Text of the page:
I just read an announcement about the University of Southern Mississippi was handing out 1,000 slate computers to their "outstanding" students. [Click to read the online article.] The curious thing about the plan was to only share them with "outstanding" students defined as those from the Honors College, McNair Scholars Program, and Southern Style leadership group.
The article states "Tablets are like the Swiss Army Knife to academic excellence. By leveraging this new technology, we are committed to transforming the way students interact, engage and learn in the classrooms," said Homer Coffman, CIO at Southern Miss, in a statement released today. "The iTech department at Southern Miss is continually challenging itself to support emerging technology and find new ways to put information into the students' hands."
With such a great technology, why not the "average" students or targeting those that are facing academic challenges in a class or two? Why not for students who do not have a mobile device, perhaps due to low income? The college I work at provides an iPad for all first-year students enrolled in the College of Education and Human Development. [Click to read the press release.\ Results look promising. We are repeating the distribution this year at no cost to the students. Preliminary from the instructors in more than 30 classes report favorable positive resutls from the students and the faculty members who enhanced their classroom learning enviroinment. It was also good to know that everyone in the classroom had an effective mobile computer and bridged the "digital divide" due to income restrictions and social capital that some students have and others do not.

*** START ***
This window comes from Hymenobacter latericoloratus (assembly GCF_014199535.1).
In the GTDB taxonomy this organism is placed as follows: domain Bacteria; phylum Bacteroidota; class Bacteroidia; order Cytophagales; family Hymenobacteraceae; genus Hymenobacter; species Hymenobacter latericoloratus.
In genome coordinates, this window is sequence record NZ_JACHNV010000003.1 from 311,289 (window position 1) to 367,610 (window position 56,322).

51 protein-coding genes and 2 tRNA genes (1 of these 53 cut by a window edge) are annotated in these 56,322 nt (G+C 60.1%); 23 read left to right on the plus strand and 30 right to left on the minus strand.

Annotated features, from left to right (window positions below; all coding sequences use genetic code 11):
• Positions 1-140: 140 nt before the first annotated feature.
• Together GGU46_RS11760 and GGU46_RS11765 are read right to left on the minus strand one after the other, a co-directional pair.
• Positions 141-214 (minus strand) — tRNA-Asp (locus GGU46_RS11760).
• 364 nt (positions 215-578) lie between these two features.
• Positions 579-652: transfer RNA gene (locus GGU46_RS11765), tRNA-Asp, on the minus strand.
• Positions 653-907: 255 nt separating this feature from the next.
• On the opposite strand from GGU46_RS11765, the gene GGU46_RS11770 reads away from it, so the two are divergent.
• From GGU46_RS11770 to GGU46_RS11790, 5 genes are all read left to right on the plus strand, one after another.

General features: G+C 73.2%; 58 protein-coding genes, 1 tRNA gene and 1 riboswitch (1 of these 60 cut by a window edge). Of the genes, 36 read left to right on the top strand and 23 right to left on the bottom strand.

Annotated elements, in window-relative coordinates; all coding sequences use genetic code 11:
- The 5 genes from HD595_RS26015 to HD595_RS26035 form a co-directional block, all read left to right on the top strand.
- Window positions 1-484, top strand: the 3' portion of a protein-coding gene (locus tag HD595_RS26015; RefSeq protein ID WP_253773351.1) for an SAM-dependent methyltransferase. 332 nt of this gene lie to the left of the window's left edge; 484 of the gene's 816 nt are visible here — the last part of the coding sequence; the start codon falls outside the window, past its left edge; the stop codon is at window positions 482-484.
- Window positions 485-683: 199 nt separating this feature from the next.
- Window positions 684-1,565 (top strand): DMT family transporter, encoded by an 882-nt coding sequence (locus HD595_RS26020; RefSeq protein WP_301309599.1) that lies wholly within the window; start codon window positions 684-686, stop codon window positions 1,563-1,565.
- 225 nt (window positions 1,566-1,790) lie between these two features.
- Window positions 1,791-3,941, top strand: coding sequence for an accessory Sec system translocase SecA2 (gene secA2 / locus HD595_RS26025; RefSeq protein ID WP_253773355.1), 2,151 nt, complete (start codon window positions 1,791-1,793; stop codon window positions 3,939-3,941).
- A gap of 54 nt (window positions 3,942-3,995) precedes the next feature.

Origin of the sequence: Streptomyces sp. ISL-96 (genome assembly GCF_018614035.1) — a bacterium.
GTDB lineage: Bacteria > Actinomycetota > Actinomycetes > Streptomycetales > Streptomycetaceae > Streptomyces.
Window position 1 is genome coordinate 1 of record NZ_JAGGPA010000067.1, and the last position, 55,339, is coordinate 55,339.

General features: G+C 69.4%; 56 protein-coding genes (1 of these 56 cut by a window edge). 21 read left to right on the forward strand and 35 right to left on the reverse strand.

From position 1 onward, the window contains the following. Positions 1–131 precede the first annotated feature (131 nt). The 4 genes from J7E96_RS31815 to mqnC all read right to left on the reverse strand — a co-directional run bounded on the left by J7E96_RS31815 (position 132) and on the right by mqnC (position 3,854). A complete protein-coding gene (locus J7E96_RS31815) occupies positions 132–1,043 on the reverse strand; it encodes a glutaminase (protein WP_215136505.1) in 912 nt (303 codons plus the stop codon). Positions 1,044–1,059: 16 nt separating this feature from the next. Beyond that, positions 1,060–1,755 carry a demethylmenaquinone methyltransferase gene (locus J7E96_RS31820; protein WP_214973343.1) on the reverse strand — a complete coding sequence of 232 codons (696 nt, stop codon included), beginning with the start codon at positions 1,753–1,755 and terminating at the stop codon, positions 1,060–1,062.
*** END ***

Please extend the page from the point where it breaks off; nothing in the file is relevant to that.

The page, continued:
Congrats to the University of Southern Mississippi for their bold decision to distribute the 1,000 tablet computers. Please consider more inclusion with next year's program to those who are not quite as outstanding as others (yet). Maybe the mobile devices could help propel more students to that category. Outstanding students probably have more social capital than others. Let's see what happens when more resources are provided to those who might need the resource more.
Co-director, Jandris Center for Innovative Higher Education
Associate Professor, History and Higher Education